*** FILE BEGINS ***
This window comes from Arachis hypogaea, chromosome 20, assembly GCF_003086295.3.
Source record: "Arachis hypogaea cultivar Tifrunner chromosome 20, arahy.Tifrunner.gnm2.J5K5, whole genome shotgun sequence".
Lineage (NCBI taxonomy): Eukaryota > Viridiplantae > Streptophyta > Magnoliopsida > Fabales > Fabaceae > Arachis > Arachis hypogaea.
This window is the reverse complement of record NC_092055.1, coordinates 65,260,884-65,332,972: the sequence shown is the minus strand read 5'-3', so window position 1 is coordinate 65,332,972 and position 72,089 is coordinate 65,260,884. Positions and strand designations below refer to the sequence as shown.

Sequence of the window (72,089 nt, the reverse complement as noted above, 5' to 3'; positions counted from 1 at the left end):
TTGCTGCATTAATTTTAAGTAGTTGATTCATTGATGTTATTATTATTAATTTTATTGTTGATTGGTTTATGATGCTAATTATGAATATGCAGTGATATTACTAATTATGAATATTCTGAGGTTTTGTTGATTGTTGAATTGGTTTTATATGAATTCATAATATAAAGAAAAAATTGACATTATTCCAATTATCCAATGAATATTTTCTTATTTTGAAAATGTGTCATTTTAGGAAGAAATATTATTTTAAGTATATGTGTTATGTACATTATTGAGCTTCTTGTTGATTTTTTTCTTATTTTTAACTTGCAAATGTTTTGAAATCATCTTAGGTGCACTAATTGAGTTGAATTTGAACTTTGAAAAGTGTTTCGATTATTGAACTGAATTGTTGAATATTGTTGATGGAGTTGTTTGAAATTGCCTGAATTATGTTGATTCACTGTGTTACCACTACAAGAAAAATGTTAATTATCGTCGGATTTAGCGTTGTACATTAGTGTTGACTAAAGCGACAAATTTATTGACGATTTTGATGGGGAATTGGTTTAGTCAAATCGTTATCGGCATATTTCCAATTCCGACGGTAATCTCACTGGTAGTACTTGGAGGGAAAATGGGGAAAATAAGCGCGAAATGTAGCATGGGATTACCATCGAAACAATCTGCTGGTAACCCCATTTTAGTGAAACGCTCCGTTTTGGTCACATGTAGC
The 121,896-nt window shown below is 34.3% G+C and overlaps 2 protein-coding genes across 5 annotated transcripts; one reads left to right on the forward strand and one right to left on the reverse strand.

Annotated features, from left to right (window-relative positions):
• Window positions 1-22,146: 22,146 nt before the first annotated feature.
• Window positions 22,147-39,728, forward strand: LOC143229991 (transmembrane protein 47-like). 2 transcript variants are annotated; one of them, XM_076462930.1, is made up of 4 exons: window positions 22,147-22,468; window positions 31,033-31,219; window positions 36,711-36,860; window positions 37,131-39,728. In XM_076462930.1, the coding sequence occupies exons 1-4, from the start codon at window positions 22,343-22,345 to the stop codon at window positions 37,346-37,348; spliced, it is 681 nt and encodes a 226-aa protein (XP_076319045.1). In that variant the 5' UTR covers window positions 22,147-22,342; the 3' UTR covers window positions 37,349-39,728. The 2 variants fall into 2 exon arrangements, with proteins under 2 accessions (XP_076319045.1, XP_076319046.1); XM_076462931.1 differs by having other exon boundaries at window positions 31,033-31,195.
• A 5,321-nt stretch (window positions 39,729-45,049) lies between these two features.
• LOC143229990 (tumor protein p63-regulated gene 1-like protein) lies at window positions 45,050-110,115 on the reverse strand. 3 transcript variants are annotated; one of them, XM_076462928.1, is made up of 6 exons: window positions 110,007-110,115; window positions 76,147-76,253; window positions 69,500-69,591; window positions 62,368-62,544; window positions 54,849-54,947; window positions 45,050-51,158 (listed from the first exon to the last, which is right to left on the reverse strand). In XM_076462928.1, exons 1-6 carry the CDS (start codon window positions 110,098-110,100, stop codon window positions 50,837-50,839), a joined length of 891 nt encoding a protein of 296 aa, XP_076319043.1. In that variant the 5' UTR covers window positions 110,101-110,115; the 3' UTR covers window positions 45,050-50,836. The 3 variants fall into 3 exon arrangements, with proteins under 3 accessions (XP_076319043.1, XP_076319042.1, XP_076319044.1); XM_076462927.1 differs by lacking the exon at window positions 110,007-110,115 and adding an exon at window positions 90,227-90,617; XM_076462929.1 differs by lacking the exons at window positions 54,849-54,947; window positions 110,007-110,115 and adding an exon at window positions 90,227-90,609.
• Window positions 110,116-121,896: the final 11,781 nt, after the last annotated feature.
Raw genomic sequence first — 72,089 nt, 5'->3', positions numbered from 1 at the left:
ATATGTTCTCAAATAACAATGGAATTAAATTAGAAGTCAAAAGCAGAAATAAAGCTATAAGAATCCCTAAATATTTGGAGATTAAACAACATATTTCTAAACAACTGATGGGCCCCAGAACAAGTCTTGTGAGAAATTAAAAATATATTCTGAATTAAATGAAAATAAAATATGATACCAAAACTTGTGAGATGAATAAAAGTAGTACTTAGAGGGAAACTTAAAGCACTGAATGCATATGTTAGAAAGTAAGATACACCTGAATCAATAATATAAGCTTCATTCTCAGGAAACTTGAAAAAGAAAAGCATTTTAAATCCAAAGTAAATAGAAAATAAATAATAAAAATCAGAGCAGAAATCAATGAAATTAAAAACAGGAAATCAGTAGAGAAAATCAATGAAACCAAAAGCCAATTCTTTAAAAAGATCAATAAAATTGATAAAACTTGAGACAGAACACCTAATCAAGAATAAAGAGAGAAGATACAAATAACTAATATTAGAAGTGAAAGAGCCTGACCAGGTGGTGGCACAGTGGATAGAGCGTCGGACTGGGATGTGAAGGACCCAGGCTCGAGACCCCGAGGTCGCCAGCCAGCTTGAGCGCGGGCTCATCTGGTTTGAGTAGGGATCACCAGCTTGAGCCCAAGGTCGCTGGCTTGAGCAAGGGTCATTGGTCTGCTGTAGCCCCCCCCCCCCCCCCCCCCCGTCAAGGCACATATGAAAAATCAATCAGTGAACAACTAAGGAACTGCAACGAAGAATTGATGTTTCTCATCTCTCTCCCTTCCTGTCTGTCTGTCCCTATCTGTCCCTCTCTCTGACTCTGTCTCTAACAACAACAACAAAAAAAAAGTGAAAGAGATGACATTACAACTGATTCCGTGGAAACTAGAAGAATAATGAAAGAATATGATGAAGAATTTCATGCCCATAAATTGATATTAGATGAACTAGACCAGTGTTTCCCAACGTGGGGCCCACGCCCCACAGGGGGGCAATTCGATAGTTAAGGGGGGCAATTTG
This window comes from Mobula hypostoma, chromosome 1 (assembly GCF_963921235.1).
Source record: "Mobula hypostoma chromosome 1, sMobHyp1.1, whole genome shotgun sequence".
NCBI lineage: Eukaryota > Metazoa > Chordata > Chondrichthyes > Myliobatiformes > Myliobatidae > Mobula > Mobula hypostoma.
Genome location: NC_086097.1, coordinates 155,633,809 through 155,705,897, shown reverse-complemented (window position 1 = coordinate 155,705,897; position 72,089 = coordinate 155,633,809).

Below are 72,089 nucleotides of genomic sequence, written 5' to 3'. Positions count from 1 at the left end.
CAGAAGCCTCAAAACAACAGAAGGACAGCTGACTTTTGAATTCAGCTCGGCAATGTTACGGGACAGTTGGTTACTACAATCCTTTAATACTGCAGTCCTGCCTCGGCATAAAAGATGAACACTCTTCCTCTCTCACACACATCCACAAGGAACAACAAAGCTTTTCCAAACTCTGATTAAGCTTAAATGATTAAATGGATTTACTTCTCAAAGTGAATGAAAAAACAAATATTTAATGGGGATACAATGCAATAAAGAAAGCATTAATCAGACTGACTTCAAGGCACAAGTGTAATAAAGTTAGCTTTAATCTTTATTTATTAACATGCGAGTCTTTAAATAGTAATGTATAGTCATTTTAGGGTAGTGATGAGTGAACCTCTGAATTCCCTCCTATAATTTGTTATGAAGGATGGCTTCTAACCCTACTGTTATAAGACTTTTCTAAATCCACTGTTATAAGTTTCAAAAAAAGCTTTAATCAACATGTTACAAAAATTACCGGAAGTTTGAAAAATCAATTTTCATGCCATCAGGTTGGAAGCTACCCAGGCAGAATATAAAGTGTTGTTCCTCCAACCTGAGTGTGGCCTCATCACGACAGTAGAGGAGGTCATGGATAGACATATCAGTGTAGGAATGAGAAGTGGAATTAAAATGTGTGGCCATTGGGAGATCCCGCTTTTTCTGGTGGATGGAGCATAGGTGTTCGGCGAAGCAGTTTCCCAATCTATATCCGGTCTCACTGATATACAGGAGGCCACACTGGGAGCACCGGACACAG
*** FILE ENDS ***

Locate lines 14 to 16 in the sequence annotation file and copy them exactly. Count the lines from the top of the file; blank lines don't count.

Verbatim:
Raw genomic sequence first — 72,089 nt, 5'->3', positions numbered from 1 at the left:
ATATGTTCTCAAATAACAATGGAATTAAATTAGAAGTCAAAAGCAGAAATAAAGCTATAAGAATCCCTAAATATTTGGAGATTAAACAACATATTTCTAAACAACTGATGGGCCCCAGAACAAGTCTTGTGAGAAATTAAAAATATATTCTGAATTAAATGAAAATAAAATATGATACCAAAACTTGTGAGATGAATAAAAGTAGTACTTAGAGGGAAACTTAAAGCACTGAATGCATATGTTAGAAAGTAAGATACACCTGAATCAATAATATAAGCTTCATTCTCAGGAAACTTGAAAAAGAAAAGCATTTTAAATCCAAAGTAAATAGAAAATAAATAATAAAAATCAGAGCAGAAATCAATGAAATTAAAAACAGGAAATCAGTAGAGAAAATCAATGAAACCAAAAGCCAATTCTTTAAAAAGATCAATAAAATTGATAAAACTTGAGACAGAACACCTAATCAAGAATAAAGAGAGAAGATACAAATAACTAATATTAGAAGTGAAAGAGCCTGACCAGGTGGTGGCACAGTGGATAGAGCGTCGGACTGGGATGTGAAGGACCCAGGCTCGAGACCCCGAGGTCGCCAGCCAGCTTGAGCGCGGGCTCATCTGGTTTGAGTAGGGATCACCAGCTTGAGCCCAAGGTCGCTGGCTTGAGCAAGGGTCATTGGTCTGCTGTAGCCCCCCCCCCCCCCCCCCCCCGTCAAGGCACATATGAAAAATCAATCAGTGAACAACTAAGGAACTGCAACGAAGAATTGATGTTTCTCATCTCTCTCCCTTCCTGTCTGTCTGTCCCTATCTGTCCCTCTCTCTGACTCTGTCTCTAACAACAACAACAAAAAAAAAGTGAAAGAGATGACATTACAACTGATTCCGTGGAAACTAGAAGAATAATGAAAGAATATGATGAAGAATTTCATGCCCATAAATTGATATTAGATGAACTAGACCAGTGTTTCCCAACGTGGGGCCCACGCCCCACAGGGGGGCAATTCGATAGTTAAGGGGGGCAATTTG
This window comes from Mobula hypostoma, chromosome 1 (assembly GCF_963921235.1).